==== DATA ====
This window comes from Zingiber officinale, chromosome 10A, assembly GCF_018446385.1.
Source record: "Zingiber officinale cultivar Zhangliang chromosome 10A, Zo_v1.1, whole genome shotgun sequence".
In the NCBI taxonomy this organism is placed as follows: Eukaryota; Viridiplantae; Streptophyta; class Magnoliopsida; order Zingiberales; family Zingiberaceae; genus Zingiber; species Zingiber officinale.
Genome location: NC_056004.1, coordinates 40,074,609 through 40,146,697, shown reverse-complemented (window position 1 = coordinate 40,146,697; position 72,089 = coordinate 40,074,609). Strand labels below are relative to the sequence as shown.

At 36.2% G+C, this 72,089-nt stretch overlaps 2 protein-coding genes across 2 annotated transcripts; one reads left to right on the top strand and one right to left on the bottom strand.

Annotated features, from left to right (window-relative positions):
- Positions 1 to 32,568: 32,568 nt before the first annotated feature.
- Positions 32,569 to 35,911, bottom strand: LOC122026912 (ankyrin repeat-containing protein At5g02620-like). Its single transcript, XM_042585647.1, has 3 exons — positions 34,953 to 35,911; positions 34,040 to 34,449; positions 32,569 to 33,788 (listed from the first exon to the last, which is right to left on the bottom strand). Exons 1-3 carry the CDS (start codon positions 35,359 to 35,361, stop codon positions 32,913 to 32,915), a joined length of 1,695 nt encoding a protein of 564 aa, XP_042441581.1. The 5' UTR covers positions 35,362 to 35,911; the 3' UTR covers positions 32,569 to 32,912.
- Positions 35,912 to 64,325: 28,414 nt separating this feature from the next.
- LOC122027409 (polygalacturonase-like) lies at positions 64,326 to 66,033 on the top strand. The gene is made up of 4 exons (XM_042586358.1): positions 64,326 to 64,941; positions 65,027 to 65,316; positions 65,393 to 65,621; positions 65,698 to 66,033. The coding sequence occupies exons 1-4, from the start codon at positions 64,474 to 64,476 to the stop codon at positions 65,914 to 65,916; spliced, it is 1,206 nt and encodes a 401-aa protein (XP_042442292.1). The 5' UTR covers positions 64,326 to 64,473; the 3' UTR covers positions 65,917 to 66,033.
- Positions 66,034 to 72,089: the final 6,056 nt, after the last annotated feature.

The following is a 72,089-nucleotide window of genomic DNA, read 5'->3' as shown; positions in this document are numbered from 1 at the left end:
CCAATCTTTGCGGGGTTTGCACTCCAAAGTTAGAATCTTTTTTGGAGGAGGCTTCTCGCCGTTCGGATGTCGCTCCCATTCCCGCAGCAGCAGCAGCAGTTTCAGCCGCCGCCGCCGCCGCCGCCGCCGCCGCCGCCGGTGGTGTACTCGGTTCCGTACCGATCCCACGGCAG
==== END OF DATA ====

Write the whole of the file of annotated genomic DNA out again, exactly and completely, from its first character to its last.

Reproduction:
This window comes from Zingiber officinale, chromosome 10A, assembly GCF_018446385.1.
Source record: "Zingiber officinale cultivar Zhangliang chromosome 10A, Zo_v1.1, whole genome shotgun sequence".
In the NCBI taxonomy this organism is placed as follows: Eukaryota; Viridiplantae; Streptophyta; class Magnoliopsida; order Zingiberales; family Zingiberaceae; genus Zingiber; species Zingiber officinale.
Genome location: NC_056004.1, coordinates 40,074,609 through 40,146,697, shown reverse-complemented (window position 1 = coordinate 40,146,697; position 72,089 = coordinate 40,074,609). Strand labels below are relative to the sequence as shown.

At 36.2% G+C, this 72,089-nt stretch overlaps 2 protein-coding genes across 2 annotated transcripts; one reads left to right on the top strand and one right to left on the bottom strand.

Annotated features, from left to right (window-relative positions):
- Positions 1 to 32,568: 32,568 nt before the first annotated feature.
- Positions 32,569 to 35,911, bottom strand: LOC122026912 (ankyrin repeat-containing protein At5g02620-like). Its single transcript, XM_042585647.1, has 3 exons — positions 34,953 to 35,911; positions 34,040 to 34,449; positions 32,569 to 33,788 (listed from the first exon to the last, which is right to left on the bottom strand). Exons 1-3 carry the CDS (start codon positions 35,359 to 35,361, stop codon positions 32,913 to 32,915), a joined length of 1,695 nt encoding a protein of 564 aa, XP_042441581.1. The 5' UTR covers positions 35,362 to 35,911; the 3' UTR covers positions 32,569 to 32,912.
- Positions 35,912 to 64,325: 28,414 nt separating this feature from the next.
- LOC122027409 (polygalacturonase-like) lies at positions 64,326 to 66,033 on the top strand. The gene is made up of 4 exons (XM_042586358.1): positions 64,326 to 64,941; positions 65,027 to 65,316; positions 65,393 to 65,621; positions 65,698 to 66,033. The coding sequence occupies exons 1-4, from the start codon at positions 64,474 to 64,476 to the stop codon at positions 65,914 to 65,916; spliced, it is 1,206 nt and encodes a 401-aa protein (XP_042442292.1). The 5' UTR covers positions 64,326 to 64,473; the 3' UTR covers positions 65,917 to 66,033.
- Positions 66,034 to 72,089: the final 6,056 nt, after the last annotated feature.

The following is a 72,089-nucleotide window of genomic DNA, read 5'->3' as shown; positions in this document are numbered from 1 at the left end:
CCAATCTTTGCGGGGTTTGCACTCCAAAGTTAGAATCTTTTTTGGAGGAGGCTTCTCGCCGTTCGGATGTCGCTCCCATTCCCGCAGCAGCAGCAGCAGTTTCAGCCGCCGCCGCCGCCGCCGCCGCCGCCGCCGCCGGTGGTGTACTCGGTTCCGTACCGATCCCACGGCAG